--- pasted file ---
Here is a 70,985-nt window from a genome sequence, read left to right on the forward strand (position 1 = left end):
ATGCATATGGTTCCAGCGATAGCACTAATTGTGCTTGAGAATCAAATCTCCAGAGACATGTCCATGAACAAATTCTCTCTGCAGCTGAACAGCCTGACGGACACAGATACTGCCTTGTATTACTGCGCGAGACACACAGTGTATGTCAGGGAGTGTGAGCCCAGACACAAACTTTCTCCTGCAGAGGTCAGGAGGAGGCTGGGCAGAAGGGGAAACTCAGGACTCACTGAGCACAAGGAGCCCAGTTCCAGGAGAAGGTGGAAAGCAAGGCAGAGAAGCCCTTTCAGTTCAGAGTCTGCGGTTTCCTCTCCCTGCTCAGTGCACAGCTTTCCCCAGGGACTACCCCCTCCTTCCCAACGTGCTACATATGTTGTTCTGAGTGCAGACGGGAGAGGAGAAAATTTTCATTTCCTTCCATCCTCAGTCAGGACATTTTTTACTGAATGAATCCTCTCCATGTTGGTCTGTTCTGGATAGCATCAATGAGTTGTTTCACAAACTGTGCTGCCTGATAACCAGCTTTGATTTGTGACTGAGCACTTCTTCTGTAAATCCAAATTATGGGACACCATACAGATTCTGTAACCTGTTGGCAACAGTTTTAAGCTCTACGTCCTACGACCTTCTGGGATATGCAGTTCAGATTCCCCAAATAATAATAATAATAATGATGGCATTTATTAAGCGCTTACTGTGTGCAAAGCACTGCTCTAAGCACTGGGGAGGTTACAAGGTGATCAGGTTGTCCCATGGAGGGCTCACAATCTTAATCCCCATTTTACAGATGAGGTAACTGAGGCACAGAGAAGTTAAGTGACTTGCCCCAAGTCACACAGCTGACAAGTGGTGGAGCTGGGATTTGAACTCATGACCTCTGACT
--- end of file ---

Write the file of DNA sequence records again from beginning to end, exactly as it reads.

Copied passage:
Here is a 70,985-nt window from a genome sequence, read left to right on the forward strand (position 1 = left end):
ATGCATATGGTTCCAGCGATAGCACTAATTGTGCTTGAGAATCAAATCTCCAGAGACATGTCCATGAACAAATTCTCTCTGCAGCTGAACAGCCTGACGGACACAGATACTGCCTTGTATTACTGCGCGAGACACACAGTGTATGTCAGGGAGTGTGAGCCCAGACACAAACTTTCTCCTGCAGAGGTCAGGAGGAGGCTGGGCAGAAGGGGAAACTCAGGACTCACTGAGCACAAGGAGCCCAGTTCCAGGAGAAGGTGGAAAGCAAGGCAGAGAAGCCCTTTCAGTTCAGAGTCTGCGGTTTCCTCTCCCTGCTCAGTGCACAGCTTTCCCCAGGGACTACCCCCTCCTTCCCAACGTGCTACATATGTTGTTCTGAGTGCAGACGGGAGAGGAGAAAATTTTCATTTCCTTCCATCCTCAGTCAGGACATTTTTTACTGAATGAATCCTCTCCATGTTGGTCTGTTCTGGATAGCATCAATGAGTTGTTTCACAAACTGTGCTGCCTGATAACCAGCTTTGATTTGTGACTGAGCACTTCTTCTGTAAATCCAAATTATGGGACACCATACAGATTCTGTAACCTGTTGGCAACAGTTTTAAGCTCTACGTCCTACGACCTTCTGGGATATGCAGTTCAGATTCCCCAAATAATAATAATAATAATGATGGCATTTATTAAGCGCTTACTGTGTGCAAAGCACTGCTCTAAGCACTGGGGAGGTTACAAGGTGATCAGGTTGTCCCATGGAGGGCTCACAATCTTAATCCCCATTTTACAGATGAGGTAACTGAGGCACAGAGAAGTTAAGTGACTTGCCCCAAGTCACACAGCTGACAAGTGGTGGAGCTGGGATTTGAACTCATGACCTCTGACT